The Birth House - Canadian Trade Paperback

The Birth House is the story of Dora Rare, the first daughter to be born in five generations of Rares. As a child in an isolated village in Nova Scotia, she is drawn to Miss Babineau, an outspoken Acadian midwife with a gift for healing. Dora becomes Miss B.’s apprentice, and together they help the women of Scots Bay through infertility, difficult labours, breech births, unwanted pregnancies and even unfulfilling sex lives. Filled with details as compelling as they are surprising, The Birth House is an unforgettable tale of the struggles women have faced to have control of their own bodies and to keep the best parts of tradition alive in the world of modern medicine.

I have included some extras for readers on this site. A Recipe for Groaning Cake is a big favourite, but you may also be interested in taking a test to see just how Hysterical you are or learn a bit more about the history of the vibrator. Links to these and more may be found in the menu at the top of the righthand sidebar.

My new novel, The Virgin Cure, is on Canadian, US and UK shelves.

  • #1 Canadian Bestseller
  • CBC Canada Read’s Finalist
  • Evergreen Award. Presented by the Ontario Librarian’s Assoc.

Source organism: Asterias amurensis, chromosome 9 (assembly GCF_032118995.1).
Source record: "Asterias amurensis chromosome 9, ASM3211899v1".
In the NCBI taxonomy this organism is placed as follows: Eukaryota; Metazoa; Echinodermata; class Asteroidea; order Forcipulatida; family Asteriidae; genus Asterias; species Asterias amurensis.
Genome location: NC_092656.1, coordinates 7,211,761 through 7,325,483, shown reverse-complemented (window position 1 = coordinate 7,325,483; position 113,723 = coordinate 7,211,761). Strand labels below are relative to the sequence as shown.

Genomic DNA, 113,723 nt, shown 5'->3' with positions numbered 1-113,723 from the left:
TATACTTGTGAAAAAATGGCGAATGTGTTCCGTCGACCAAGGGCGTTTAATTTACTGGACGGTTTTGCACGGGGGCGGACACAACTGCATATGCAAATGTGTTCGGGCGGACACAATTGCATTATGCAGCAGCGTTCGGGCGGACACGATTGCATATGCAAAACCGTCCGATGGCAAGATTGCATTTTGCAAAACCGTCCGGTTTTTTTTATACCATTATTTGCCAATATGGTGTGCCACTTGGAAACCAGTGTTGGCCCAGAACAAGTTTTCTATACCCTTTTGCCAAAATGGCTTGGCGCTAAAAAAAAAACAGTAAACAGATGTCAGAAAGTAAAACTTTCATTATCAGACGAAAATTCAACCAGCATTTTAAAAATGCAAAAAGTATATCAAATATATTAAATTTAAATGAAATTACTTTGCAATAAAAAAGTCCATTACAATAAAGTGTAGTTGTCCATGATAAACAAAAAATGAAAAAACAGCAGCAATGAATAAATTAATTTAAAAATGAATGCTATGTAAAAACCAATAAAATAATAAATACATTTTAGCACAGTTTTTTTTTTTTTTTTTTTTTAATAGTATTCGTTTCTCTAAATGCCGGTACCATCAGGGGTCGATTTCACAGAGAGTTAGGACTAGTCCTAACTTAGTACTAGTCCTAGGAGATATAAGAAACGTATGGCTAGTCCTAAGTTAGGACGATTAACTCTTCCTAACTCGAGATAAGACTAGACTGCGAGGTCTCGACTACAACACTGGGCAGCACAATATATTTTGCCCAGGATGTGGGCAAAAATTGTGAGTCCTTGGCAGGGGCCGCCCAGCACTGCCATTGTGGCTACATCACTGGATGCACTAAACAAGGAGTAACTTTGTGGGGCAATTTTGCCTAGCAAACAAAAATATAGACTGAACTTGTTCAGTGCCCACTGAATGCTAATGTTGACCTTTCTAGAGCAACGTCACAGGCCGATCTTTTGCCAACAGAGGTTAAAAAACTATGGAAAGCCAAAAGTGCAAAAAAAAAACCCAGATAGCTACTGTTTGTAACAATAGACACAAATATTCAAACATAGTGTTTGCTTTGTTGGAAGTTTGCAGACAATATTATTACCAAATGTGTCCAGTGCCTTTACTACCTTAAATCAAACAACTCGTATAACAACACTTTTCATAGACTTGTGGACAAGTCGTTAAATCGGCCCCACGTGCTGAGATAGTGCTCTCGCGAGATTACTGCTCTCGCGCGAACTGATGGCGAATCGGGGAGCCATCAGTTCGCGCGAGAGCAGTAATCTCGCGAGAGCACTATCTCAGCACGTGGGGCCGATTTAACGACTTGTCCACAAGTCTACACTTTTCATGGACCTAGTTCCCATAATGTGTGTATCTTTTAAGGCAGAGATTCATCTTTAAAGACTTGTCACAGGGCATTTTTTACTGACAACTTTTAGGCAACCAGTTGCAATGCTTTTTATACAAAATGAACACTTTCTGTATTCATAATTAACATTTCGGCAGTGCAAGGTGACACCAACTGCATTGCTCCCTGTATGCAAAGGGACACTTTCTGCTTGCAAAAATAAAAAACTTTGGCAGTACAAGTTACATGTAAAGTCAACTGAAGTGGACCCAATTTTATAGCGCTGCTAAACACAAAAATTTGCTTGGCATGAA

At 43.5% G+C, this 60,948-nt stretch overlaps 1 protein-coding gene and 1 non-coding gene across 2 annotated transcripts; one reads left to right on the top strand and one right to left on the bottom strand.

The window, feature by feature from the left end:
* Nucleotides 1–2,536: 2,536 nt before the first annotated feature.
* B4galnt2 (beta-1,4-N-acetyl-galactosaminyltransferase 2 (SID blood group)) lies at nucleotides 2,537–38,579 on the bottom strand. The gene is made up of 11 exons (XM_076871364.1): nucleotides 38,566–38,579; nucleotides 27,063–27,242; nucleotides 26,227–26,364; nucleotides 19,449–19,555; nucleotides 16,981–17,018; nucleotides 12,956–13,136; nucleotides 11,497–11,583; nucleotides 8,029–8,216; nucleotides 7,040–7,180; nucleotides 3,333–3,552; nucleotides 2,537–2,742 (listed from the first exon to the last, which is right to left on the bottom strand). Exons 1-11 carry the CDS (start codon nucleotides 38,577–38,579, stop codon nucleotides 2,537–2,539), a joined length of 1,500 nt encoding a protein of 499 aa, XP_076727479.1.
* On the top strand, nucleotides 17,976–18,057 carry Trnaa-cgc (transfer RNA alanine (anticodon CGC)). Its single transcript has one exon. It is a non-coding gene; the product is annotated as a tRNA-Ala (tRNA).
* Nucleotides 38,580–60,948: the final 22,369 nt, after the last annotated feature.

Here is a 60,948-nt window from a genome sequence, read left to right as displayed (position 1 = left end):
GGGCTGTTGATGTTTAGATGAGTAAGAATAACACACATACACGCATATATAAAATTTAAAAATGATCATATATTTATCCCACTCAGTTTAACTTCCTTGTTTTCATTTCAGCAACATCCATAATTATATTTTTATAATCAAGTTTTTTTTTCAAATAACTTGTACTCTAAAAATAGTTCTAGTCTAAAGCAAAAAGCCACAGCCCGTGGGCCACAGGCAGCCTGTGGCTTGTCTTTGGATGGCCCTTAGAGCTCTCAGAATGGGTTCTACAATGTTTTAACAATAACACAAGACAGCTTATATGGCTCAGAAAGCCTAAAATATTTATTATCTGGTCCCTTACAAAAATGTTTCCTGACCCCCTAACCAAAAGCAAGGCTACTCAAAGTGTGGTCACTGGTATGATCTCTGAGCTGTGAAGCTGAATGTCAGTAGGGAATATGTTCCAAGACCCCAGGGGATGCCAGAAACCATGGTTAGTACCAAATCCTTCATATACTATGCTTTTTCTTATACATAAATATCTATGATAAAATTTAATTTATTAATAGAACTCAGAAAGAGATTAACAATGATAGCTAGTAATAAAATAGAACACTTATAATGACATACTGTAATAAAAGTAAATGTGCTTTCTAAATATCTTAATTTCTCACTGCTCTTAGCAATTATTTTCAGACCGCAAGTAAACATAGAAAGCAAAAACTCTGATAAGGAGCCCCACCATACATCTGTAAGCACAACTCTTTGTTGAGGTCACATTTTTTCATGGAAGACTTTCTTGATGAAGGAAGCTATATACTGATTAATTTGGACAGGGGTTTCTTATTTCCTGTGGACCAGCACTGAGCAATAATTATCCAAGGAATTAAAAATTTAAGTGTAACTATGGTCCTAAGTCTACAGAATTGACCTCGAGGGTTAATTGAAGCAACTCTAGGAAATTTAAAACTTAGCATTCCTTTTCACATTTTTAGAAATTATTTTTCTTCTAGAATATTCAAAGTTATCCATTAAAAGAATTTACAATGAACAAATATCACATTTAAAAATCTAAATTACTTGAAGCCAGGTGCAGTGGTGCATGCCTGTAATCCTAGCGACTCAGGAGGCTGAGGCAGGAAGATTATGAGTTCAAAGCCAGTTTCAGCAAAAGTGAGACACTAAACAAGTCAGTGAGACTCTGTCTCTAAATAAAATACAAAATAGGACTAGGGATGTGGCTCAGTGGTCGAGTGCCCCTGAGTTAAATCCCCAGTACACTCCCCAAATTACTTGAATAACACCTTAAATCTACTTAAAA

• Fiction Book of the Year – CBA Libris Award 
  • Author of the Year - CBA Libris Award
  • Book Design of the Year (Kelly Hill) – CBA Libris Award
  • Booksellers’ Choice Award – AIBA
  • Long listed -International IMPAC Dublin Literary Award

10 Responses to The Birth House

  1. […] The website was really cool, as it gave a lot of history of midwifery in the 1900′s. The website has undergone changes since the author, Ami McKay is releasing a new novel at the end of October […]

  2. […] Groaning Cake:  I am so, so excited to bake this.  I only hope that I actually have enough focus and enough time to get it done during the big day (though, I doubt I’ll complain if my labor is so quick that this gets overlooked).  I learned about Groaning Cake when reading The Birth House by Ami McKay, a lovely novel and a must-read for any birth junkie.  According to McKay, “the tradition of the groaning cake, or kimbly, at (or following) a birth is an ancient one.  Wives’ tales say that the scent of a groaning cake being baked in the birth house helps to ease the mother’s pain. Some say if a mother breaks the eggs while she’s aching, her labour won’t last as long.” (source and recipe:  I love baking — and eating — and I’m all about easing pain and shortening my labor, so what have I got to lose?  Plus, I’m rather enamored with the idea of carrying on an ancient tradition since we are, in a way, having a bit of an old-fashioned birth. […]